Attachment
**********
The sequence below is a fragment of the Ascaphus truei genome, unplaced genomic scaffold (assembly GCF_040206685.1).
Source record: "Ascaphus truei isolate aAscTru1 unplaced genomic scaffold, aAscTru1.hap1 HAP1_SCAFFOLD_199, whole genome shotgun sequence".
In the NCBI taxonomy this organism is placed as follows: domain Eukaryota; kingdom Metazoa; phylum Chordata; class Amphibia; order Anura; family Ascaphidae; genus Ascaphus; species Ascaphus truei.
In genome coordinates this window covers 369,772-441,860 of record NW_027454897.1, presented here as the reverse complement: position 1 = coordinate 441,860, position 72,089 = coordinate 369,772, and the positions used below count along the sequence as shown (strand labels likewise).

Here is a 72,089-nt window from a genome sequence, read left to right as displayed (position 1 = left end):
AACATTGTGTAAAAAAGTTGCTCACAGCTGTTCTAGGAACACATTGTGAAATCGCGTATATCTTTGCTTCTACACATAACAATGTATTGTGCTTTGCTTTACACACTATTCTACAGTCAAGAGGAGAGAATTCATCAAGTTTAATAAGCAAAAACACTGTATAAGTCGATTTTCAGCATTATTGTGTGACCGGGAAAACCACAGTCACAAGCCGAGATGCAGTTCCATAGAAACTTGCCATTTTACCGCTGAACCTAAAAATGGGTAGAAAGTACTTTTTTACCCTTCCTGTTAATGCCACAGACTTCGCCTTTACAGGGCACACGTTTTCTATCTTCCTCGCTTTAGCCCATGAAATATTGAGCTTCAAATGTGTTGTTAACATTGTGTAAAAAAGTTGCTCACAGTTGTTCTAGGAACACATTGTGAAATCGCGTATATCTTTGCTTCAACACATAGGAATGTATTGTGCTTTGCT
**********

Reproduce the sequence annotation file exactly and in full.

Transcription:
The sequence below is a fragment of the Ascaphus truei genome, unplaced genomic scaffold (assembly GCF_040206685.1).
Source record: "Ascaphus truei isolate aAscTru1 unplaced genomic scaffold, aAscTru1.hap1 HAP1_SCAFFOLD_199, whole genome shotgun sequence".
In the NCBI taxonomy this organism is placed as follows: domain Eukaryota; kingdom Metazoa; phylum Chordata; class Amphibia; order Anura; family Ascaphidae; genus Ascaphus; species Ascaphus truei.
In genome coordinates this window covers 369,772-441,860 of record NW_027454897.1, presented here as the reverse complement: position 1 = coordinate 441,860, position 72,089 = coordinate 369,772, and the positions used below count along the sequence as shown (strand labels likewise).

Here is a 72,089-nt window from a genome sequence, read left to right as displayed (position 1 = left end):
AACATTGTGTAAAAAAGTTGCTCACAGCTGTTCTAGGAACACATTGTGAAATCGCGTATATCTTTGCTTCTACACATAACAATGTATTGTGCTTTGCTTTACACACTATTCTACAGTCAAGAGGAGAGAATTCATCAAGTTTAATAAGCAAAAACACTGTATAAGTCGATTTTCAGCATTATTGTGTGACCGGGAAAACCACAGTCACAAGCCGAGATGCAGTTCCATAGAAACTTGCCATTTTACCGCTGAACCTAAAAATGGGTAGAAAGTACTTTTTTACCCTTCCTGTTAATGCCACAGACTTCGCCTTTACAGGGCACACGTTTTCTATCTTCCTCGCTTTAGCCCATGAAATATTGAGCTTCAAATGTGTTGTTAACATTGTGTAAAAAAGTTGCTCACAGTTGTTCTAGGAACACATTGTGAAATCGCGTATATCTTTGCTTCAACACATAGGAATGTATTGTGCTTTGCT